• Enhanced MIMO: up to eight multiplexed layers for downlink and up to four multiplexed layers for uplink.
    • Relay function.
    • Spectrum efficiency: 1.4 to 1.6 times better than on LTE Release 8.
  • LTE-Advanced compatible smartphones were launched in Q2 2013 by Samsung and LG.Apple is expected to follow in H2 2013 or early 2014.

The first LTE-Advanced networks were launched in early H2 2013 and the mass market for LTE-Advanced is expected to have taken shape by 2014-2015. USA, South Korea and Japan are currently the front runners regarding LTE-Advanced implementation. The leaders in LTE-Advanced deployment are South Korean operators, headed by SKT and LG U+. Actually SK Telecom places much emphasis on carrier aggregation but many other players in the industry indicate that higher-order MIMO and HetNets are also key elements in LTE Advanced.On 26 June 2013, SK Telecom, the pioneer in LTE-Advanced, launched its LTE-A services in parallel with the Samsung Galaxy S4 LTE-A enabled version. At the end of July 2013, SK Telecom reported 300,000 LTE-Advanced subscribers in South Korea, out of a total LTE base of 11 million.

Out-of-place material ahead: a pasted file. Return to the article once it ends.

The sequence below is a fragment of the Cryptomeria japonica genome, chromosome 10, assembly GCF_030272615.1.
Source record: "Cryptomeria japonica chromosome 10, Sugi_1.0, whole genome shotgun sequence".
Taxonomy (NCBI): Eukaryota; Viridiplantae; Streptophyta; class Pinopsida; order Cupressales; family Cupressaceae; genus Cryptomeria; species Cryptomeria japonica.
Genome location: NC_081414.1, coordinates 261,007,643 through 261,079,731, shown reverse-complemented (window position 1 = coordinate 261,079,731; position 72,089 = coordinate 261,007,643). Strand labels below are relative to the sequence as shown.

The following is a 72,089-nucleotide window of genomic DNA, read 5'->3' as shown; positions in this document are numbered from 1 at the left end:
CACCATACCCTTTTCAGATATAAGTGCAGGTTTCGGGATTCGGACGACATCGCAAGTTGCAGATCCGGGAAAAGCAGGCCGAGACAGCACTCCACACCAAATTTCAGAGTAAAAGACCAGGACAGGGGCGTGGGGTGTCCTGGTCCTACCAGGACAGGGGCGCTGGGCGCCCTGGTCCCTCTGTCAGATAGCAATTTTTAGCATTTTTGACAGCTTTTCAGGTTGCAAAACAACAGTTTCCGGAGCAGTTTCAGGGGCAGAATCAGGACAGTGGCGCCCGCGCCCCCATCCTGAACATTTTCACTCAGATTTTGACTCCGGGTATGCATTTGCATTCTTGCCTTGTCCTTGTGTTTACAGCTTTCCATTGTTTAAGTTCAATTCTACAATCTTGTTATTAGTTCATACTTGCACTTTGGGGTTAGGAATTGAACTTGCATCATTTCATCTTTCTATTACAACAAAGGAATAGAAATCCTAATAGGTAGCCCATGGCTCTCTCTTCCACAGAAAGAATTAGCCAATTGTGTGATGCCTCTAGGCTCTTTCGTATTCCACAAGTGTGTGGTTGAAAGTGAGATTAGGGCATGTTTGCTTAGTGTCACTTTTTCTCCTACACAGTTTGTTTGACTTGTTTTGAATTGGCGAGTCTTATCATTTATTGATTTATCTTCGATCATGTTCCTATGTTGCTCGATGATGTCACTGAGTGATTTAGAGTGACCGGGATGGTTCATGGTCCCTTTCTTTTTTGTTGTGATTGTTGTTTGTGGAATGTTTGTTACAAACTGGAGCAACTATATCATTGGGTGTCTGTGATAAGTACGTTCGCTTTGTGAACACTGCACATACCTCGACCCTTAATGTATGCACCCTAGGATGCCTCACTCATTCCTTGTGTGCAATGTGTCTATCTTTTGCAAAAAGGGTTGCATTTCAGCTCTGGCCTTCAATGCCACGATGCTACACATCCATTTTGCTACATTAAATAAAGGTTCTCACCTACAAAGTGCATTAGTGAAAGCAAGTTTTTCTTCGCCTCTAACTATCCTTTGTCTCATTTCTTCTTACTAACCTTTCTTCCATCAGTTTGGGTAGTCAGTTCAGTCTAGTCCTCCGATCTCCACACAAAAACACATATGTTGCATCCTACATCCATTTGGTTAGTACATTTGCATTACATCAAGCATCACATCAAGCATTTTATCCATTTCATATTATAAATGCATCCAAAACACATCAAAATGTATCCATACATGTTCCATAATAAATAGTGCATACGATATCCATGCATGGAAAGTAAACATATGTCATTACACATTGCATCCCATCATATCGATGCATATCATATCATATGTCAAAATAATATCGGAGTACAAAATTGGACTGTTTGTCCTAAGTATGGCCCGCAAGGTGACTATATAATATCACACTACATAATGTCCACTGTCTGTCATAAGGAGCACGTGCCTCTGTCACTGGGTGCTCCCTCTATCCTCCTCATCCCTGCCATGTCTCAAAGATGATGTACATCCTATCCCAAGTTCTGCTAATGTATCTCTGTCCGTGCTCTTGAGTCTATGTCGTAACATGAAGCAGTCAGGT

Roadmap of LTE-Advanced implementations

LTE-Advanced implementations

Source: IDATE

The LTE-Advanced market will soon follow in opening in Japan and the USA. New markets will open in 2014 and mass adoption will start in 2015. We forecast that LTE-Advanced will represent 30-40% of the total LTE subscriber base at the end of 2017 and should reach a half-billion LTE-Advanced subscriptions worldwide.

This analysis is an excerpt of our LTE-Advanced Market Insight